Elegance, grace, subtle hand movements, fluid hip rolls, and crisp chest isolations are what define the ultra-feminine art of belly dancing to most of us. The origin and history of this gorgeous form is much debated, but most agree that it originated in the Middle East and spread to the rest of the world. Temple engravings in Mesopotamia suggest that it began as a religious dance performed during fertility rituals by temple priestesses to encourage conception and it was also believed to be a part of the delivery ritual to prepare girls for childbirth.
With time, it became a form of social entertainment for tribes in Egypt and Turkey. In 1893 the dance received global attention at the Chicago World’s Fair when a performer known as “Little Egypt” showcased her fascinatingly graceful body movements, impressing every single spectator there. By the 20th century, it was a well-established performance art around the world.
In the Arab world, the dance form is commonly referred to as Raqs Sharqi, and was later popularised in other countries as “oriental dance”, while the term “belly dancing” evolved from the French name for the movement, “danse du ventre” or “dance of the stomach”. The credit for the costumes now popularly associated with belly dancing goes to an enterprising cabaret owner in Cairo who introduced the fancy harem pants and blingy tops that were worn belted with scarves festooned with jingling coins to accentuate the hip movements. In the Gulf region of the Middle East the traditional belly dance costume is the abaya. As the dress hides the body, making it impossible to see the belly movements, the Gulf form focuses more on the hips and the arms than the full body movements of the Egyptian form, for which the more well-known, two piece Raqs Sharqi costume is worn.
Though I am a big fan of dance fitness, a lot of modern dance forms, such as ballet, have the potential to deform the skeletal structure or cause back pain. However, I can to find out that belly dancing is one of the very few dances that act towards the natural physical inclination of the body. I knew the dance had tons of other health advantages and fitness benefits, but I didn’t know where to find an instructor here in Muscat who could teach me the shimmies and undulations.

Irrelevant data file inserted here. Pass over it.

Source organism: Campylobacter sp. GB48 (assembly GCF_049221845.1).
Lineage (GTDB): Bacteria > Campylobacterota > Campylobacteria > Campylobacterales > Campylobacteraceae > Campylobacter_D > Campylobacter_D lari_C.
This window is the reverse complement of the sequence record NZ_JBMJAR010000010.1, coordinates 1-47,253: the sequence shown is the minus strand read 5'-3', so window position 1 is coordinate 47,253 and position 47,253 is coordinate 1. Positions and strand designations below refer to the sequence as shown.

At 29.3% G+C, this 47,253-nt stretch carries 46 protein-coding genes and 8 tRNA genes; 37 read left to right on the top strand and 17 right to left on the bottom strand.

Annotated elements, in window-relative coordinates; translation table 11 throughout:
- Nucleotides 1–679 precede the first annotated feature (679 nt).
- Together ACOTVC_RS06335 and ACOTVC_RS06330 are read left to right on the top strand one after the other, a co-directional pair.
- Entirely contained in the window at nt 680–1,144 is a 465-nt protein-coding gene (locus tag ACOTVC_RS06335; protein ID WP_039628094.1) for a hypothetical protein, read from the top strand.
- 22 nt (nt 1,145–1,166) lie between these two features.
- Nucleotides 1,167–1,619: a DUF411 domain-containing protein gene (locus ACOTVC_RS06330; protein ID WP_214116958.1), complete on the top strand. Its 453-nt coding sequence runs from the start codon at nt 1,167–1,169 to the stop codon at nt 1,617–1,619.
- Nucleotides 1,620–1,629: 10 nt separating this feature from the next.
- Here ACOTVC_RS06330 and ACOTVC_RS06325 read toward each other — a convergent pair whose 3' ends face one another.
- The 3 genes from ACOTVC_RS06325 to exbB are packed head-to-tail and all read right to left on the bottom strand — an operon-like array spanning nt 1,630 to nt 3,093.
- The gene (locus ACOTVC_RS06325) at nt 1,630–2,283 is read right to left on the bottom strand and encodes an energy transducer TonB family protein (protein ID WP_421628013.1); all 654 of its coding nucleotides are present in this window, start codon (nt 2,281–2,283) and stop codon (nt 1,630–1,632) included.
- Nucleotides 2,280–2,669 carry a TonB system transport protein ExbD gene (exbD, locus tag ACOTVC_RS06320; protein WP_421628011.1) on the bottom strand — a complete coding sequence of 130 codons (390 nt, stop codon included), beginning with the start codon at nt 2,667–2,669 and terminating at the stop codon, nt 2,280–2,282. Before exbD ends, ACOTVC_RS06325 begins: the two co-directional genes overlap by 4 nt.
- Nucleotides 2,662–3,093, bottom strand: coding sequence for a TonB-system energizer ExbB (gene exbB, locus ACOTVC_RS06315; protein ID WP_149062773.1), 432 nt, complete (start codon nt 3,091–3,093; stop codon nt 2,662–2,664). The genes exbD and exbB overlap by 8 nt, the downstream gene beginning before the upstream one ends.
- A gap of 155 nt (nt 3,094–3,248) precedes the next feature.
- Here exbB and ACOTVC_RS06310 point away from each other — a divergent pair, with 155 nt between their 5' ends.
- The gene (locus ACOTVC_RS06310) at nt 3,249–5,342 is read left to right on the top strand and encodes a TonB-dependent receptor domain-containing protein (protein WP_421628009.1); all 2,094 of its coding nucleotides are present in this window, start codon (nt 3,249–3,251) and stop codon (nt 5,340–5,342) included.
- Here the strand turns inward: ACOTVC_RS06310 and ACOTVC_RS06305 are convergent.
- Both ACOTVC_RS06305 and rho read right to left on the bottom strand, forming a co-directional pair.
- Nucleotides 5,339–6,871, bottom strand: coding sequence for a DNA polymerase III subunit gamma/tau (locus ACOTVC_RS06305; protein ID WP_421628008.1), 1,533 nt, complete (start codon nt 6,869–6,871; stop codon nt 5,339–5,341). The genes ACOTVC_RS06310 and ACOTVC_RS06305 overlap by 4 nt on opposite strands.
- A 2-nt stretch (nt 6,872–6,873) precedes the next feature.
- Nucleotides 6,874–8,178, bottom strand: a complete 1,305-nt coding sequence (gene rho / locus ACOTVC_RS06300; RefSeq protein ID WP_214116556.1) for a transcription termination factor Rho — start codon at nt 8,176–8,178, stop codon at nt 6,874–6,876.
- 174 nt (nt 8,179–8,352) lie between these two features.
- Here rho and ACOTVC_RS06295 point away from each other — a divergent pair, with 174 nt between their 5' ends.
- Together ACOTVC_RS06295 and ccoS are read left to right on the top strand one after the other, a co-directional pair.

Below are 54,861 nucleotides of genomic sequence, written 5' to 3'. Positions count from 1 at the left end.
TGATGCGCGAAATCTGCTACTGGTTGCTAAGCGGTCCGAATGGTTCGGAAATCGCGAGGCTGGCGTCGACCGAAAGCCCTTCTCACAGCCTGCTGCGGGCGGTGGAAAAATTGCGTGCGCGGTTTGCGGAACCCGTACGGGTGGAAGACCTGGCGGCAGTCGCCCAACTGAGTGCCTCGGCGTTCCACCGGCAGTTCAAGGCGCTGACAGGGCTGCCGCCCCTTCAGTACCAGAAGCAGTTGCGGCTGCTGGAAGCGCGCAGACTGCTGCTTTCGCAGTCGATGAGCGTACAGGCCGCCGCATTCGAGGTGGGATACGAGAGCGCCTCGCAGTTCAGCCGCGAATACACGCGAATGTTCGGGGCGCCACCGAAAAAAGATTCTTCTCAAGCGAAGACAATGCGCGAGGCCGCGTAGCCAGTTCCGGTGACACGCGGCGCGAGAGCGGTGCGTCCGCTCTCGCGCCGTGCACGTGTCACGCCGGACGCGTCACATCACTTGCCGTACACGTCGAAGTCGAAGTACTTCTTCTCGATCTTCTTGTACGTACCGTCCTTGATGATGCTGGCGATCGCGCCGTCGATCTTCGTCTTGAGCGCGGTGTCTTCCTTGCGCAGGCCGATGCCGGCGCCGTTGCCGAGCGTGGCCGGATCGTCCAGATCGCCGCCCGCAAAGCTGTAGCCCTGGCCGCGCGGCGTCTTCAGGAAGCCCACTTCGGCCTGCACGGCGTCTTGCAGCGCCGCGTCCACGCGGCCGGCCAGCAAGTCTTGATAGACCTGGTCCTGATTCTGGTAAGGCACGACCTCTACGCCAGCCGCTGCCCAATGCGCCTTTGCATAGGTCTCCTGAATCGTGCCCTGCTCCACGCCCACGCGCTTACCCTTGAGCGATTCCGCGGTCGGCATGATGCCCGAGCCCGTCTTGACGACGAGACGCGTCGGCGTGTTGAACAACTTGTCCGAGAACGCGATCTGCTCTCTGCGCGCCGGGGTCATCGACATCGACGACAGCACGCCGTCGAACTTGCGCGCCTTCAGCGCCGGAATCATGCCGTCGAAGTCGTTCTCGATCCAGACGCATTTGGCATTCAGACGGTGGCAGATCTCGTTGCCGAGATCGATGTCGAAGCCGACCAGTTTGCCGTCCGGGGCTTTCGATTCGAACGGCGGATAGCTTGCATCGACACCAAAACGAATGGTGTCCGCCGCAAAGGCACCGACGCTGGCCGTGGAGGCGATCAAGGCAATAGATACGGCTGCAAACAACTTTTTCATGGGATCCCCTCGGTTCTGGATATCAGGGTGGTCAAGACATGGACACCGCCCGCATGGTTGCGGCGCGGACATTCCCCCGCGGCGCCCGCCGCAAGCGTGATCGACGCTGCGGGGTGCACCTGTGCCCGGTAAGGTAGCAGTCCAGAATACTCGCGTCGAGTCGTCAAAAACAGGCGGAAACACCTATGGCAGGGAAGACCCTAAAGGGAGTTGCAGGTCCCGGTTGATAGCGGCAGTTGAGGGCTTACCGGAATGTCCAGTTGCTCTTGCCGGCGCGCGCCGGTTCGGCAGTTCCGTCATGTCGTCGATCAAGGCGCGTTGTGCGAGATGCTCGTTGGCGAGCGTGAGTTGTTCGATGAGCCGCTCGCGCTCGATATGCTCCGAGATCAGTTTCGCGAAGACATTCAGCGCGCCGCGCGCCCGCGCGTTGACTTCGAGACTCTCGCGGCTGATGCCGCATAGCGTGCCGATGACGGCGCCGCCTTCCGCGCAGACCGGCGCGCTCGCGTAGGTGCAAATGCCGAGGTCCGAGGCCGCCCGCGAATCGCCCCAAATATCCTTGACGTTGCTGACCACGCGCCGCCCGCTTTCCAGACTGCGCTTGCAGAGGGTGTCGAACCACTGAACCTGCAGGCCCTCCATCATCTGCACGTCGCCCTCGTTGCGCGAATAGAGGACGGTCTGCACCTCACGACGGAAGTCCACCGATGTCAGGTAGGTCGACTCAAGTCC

Then I met Marion. The charismatic, petite French woman who has travelled the world, working as an instructor and a student of belly dance, studying under some of the best belly dancers in the world. She is now in Oman working at The Champ Oman where she holds classes for beginners, teaching them the basics in a warm and friendly environment. Her ten years of teaching experience, gained in nearly a dozen countries around the world, is clearly reflected in her classes, in which each student is given personal attention irrespective of their dancing background, calibre, size, or age. With no belly dancing experience, I learned “the Maya” routine and two variations of the shimmy in a single, hour-long session.
There are several variations of belly dance depending on which part of the world you are in, but since Marion firmly believes that belly dancing originated from Egypt, Egyptian belly dancing is what she teaches. She feels it is the richest form as it allows you to use all the body parts to express yourself, including hands, hip, waist, face, fingers, and legs in movements that signify graceful, female power.
I knew the fitness benefits of belly dancing, in theory, but it was only after Marion’s class that I was truly convinced. While, you shouldn’t expect a high intensity cardio workout, belly dancing relaxes your body and makes you aware and conscious of every part of it as you isolate each muscle. The movements are all about controlling, while letting loose at the same time. It improves flexibility and fluidity and strengthens the core muscles, for a pretty intense session. There is another benefit, perhaps even more important than the waist-slimming effect. Belly dancing doesn’t just help you learn to control your body, it also helps you learn to love your body as it is.
We tend to have a collective obsession with having a flat belly, with no stomach fat, belly dance offers an alternative goal, promoting confidence and comfort in your own skin. This confidence is truly seductive. The postures and the movements of the dance introduce me to my sensual and feminine side, and all the gorgeous things that my body could do. As a bit of tomboy, during that very first class, I felt like I had been reintroduced to a powerful, graceful woman that had been hidden inside me for a very long time. A rough-and-tumble girl walked in to the studio that evening, a lady walked out. Never have I had such a transformative workout. — [email protected]
DANCE YOUR BELLY-OFF
The Champ Oman
+968 9777 0498
Cost Per Class: OMR 3
Current Class Schedule:
Saturday 6.30pm to 8pm
Tuesday 7pm to 8pm